Christian Dior presented a toned-down version of elegance for autumn/winter on Friday, as the atelier's signature silhouette of full skirts and cinched waists took on a ballet-like flair.
Neutral tones of champagne and dusty pink, along with warmer aubergine and rich charcoal, dominated a collection which was high on femininity and was classic Dior.
A dove grey silk dress featured copious panels of lightweight fabric in the skirt that caught the air as the model walked the catwalk set up in the garden of the Rodin Museum.
It's still very Christian Dior but cleaned up and still very elegant, designer Bill Gaytten told reporters backstage. Gaytten has been at the creative helm of the ultra-luxe fashion house since John Galliano was fired a year ago after making anti-Semitic slurs in public.
Dior, which is part of the luxury conglomerate LVMH, has yet to announce a permanent replacement, but executives are keeping mum.
Things aren't done in a hurry, said Dior Chairman and Chief Executive Sidney Toledano backstage, declining to comment on when a replacement might be named and adding that sales were up 22 percent in 2011 and had surpassed a billion euros.
The brand is selling well. Sales are very good.
Gaytten described his ready-to-wear collection as less graphic and more tonal that was easy to wear. Cashmere, brushed mohair and leather in jackets imparted depth in pairings with full silk skirts, always cut below the knee and full with fabric.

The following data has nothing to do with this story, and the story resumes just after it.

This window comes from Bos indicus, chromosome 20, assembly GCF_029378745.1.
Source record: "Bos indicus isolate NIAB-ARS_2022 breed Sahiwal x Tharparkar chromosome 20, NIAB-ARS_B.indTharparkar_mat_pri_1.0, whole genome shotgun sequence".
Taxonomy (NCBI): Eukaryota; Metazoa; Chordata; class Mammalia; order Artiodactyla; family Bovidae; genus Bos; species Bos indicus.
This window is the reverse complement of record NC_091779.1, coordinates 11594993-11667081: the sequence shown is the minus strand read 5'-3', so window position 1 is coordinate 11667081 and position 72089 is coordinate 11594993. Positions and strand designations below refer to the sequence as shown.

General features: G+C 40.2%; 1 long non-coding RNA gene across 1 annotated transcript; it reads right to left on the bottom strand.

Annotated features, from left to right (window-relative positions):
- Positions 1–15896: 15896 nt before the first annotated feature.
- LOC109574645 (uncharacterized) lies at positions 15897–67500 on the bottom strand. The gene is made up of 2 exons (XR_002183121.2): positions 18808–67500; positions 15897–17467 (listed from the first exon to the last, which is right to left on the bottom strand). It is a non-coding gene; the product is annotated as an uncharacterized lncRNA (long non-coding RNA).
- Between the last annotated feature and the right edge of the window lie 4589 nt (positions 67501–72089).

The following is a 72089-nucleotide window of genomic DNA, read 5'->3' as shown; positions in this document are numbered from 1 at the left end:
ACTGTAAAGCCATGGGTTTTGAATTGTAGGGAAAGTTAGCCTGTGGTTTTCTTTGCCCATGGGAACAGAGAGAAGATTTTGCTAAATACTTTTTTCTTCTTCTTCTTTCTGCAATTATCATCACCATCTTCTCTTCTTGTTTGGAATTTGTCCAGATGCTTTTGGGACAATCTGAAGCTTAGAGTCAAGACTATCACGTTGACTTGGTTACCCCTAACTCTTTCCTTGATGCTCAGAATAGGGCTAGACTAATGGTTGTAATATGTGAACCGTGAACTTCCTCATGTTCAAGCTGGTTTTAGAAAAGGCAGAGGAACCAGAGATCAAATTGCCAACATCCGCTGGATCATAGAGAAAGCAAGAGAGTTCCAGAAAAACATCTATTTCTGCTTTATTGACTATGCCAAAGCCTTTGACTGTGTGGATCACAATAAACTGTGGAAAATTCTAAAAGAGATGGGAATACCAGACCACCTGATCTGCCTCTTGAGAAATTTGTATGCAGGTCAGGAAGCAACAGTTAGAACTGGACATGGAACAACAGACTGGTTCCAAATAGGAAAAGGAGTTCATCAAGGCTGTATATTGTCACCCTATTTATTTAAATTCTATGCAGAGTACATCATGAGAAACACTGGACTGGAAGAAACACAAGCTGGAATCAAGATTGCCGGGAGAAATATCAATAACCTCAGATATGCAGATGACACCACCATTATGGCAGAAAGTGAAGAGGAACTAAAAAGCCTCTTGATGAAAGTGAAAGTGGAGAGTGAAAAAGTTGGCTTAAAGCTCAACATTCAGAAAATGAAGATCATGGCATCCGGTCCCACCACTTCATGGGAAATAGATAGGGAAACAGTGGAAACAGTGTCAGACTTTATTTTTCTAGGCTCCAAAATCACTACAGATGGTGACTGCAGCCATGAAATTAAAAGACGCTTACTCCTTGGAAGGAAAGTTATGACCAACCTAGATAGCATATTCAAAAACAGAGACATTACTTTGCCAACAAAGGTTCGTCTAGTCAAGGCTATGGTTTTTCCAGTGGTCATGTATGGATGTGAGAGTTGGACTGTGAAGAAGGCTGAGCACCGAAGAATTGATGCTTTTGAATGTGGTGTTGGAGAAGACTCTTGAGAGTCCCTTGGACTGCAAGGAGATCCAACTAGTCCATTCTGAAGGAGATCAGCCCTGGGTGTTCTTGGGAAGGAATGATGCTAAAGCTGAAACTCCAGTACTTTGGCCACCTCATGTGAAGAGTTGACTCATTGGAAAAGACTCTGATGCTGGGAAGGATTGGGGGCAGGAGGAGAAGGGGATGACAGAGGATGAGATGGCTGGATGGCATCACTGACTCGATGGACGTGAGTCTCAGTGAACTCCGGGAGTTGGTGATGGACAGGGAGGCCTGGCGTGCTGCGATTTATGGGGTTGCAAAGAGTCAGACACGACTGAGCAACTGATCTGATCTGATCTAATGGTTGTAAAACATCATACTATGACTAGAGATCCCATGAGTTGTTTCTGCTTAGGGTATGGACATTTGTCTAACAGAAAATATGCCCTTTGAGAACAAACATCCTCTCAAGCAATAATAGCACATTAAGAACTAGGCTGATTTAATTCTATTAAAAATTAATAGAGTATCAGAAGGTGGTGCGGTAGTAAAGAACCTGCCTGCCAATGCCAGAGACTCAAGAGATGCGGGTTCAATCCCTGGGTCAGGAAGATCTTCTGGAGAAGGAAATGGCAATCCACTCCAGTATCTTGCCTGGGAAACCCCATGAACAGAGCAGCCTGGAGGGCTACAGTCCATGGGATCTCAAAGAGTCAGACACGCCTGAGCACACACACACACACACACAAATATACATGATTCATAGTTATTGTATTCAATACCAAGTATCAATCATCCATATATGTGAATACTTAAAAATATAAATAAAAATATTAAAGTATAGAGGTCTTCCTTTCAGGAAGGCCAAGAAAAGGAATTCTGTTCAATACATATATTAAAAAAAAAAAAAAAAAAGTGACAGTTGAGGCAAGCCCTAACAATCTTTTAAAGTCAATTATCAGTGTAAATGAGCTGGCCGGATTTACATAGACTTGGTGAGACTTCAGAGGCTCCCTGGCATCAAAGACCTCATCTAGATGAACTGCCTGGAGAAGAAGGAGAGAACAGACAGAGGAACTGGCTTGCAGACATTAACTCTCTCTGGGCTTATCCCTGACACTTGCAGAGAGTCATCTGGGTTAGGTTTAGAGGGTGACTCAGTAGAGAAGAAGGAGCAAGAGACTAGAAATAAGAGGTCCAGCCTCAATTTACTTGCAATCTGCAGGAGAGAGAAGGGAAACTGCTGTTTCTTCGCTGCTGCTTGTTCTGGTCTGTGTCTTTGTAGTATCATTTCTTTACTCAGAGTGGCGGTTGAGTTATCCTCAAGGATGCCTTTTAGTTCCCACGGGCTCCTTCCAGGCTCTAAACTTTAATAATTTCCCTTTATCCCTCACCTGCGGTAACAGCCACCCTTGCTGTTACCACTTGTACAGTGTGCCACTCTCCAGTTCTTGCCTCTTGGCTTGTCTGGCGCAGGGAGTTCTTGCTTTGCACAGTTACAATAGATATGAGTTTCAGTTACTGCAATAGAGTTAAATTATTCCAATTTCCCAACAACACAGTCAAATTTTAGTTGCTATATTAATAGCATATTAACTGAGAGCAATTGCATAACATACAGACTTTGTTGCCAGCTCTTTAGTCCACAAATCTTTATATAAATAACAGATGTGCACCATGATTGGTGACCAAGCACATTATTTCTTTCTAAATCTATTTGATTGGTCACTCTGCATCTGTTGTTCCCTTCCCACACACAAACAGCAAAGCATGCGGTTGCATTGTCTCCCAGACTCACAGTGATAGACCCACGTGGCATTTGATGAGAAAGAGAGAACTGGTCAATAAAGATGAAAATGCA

Houndstooth prints were deconstructed for a less severe, more feminine look, and embroidery found its way onto silk dresses, skirts and jackets.
Antique rose silk organza flowed from a floor-length evening gown whose bodice was an oversize satin bow tied like an obi sash.
Necklines often incorporated dramatic twists of fabric across the shoulders with tight mock turtlenecks underneath, some in heavily encrusted sequined fabric.
Dior's former head of design for menswear, Hedi Slimane, was just named as the new creative director for Yves Saint Laurent, owned by luxury and retail group PPR.